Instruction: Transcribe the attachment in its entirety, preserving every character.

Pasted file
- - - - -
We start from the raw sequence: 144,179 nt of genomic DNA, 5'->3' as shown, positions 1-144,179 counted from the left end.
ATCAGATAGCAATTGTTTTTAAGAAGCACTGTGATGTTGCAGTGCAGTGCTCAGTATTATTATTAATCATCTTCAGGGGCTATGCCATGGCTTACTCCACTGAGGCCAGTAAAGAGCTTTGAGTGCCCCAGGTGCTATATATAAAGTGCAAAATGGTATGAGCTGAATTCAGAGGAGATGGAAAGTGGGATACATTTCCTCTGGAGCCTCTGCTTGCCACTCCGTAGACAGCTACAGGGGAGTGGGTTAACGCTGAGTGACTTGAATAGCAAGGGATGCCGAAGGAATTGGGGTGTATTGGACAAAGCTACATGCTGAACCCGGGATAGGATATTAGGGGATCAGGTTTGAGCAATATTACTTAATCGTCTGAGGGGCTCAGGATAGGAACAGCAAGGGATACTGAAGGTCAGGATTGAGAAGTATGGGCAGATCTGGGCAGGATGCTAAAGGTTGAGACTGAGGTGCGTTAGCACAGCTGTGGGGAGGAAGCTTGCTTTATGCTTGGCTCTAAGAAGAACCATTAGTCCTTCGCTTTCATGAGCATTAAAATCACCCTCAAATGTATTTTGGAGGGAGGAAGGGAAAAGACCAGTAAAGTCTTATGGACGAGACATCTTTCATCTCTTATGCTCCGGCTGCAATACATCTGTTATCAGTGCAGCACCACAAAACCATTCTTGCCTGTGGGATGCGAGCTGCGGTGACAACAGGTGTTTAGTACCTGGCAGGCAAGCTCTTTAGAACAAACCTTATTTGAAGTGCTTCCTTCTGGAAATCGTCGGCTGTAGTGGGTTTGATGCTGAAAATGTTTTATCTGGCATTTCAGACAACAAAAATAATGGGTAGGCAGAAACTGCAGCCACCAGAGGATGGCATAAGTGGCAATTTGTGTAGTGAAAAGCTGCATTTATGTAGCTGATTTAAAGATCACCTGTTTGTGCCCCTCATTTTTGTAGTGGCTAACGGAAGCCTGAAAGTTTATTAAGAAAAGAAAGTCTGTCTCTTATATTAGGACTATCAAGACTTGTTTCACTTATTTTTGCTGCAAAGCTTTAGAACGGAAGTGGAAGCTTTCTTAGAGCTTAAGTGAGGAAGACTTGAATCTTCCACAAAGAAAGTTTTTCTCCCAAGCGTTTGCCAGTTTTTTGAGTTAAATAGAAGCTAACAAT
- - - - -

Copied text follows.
We start from the raw sequence: 144,179 nt of genomic DNA, 5'->3' as shown, positions 1-144,179 counted from the left end.
ATCAGATAGCAATTGTTTTTAAGAAGCACTGTGATGTTGCAGTGCAGTGCTCAGTATTATTATTAATCATCTTCAGGGGCTATGCCATGGCTTACTCCACTGAGGCCAGTAAAGAGCTTTGAGTGCCCCAGGTGCTATATATAAAGTGCAAAATGGTATGAGCTGAATTCAGAGGAGATGGAAAGTGGGATACATTTCCTCTGGAGCCTCTGCTTGCCACTCCGTAGACAGCTACAGGGGAGTGGGTTAACGCTGAGTGACTTGAATAGCAAGGGATGCCGAAGGAATTGGGGTGTATTGGACAAAGCTACATGCTGAACCCGGGATAGGATATTAGGGGATCAGGTTTGAGCAATATTACTTAATCGTCTGAGGGGCTCAGGATAGGAACAGCAAGGGATACTGAAGGTCAGGATTGAGAAGTATGGGCAGATCTGGGCAGGATGCTAAAGGTTGAGACTGAGGTGCGTTAGCACAGCTGTGGGGAGGAAGCTTGCTTTATGCTTGGCTCTAAGAAGAACCATTAGTCCTTCGCTTTCATGAGCATTAAAATCACCCTCAAATGTATTTTGGAGGGAGGAAGGGAAAAGACCAGTAAAGTCTTATGGACGAGACATCTTTCATCTCTTATGCTCCGGCTGCAATACATCTGTTATCAGTGCAGCACCACAAAACCATTCTTGCCTGTGGGATGCGAGCTGCGGTGACAACAGGTGTTTAGTACCTGGCAGGCAAGCTCTTTAGAACAAACCTTATTTGAAGTGCTTCCTTCTGGAAATCGTCGGCTGTAGTGGGTTTGATGCTGAAAATGTTTTATCTGGCATTTCAGACAACAAAAATAATGGGTAGGCAGAAACTGCAGCCACCAGAGGATGGCATAAGTGGCAATTTGTGTAGTGAAAAGCTGCATTTATGTAGCTGATTTAAAGATCACCTGTTTGTGCCCCTCATTTTTGTAGTGGCTAACGGAAGCCTGAAAGTTTATTAAGAAAAGAAAGTCTGTCTCTTATATTAGGACTATCAAGACTTGTTTCACTTATTTTTGCTGCAAAGCTTTAGAACGGAAGTGGAAGCTTTCTTAGAGCTTAAGTGAGGAAGACTTGAATCTTCCACAAAGAAAGTTTTTCTCCCAAGCGTTTGCCAGTTTTTTGAGTTAAATAGAAGCTAACAAT